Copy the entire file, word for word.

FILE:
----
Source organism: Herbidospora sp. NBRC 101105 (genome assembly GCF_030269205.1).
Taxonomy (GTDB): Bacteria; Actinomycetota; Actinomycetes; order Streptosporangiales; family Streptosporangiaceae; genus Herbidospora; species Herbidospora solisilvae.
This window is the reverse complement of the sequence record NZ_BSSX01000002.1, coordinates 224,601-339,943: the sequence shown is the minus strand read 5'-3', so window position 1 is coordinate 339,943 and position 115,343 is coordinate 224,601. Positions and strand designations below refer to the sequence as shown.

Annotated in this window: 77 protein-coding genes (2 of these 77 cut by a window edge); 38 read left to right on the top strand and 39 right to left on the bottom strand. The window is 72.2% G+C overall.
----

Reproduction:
Source organism: Herbidospora sp. NBRC 101105 (genome assembly GCF_030269205.1).
Taxonomy (GTDB): Bacteria; Actinomycetota; Actinomycetes; order Streptosporangiales; family Streptosporangiaceae; genus Herbidospora; species Herbidospora solisilvae.
This window is the reverse complement of the sequence record NZ_BSSX01000002.1, coordinates 224,601-339,943: the sequence shown is the minus strand read 5'-3', so window position 1 is coordinate 339,943 and position 115,343 is coordinate 224,601. Positions and strand designations below refer to the sequence as shown.

Annotated in this window: 77 protein-coding genes (2 of these 77 cut by a window edge); 38 read left to right on the top strand and 39 right to left on the bottom strand. The window is 72.2% G+C overall.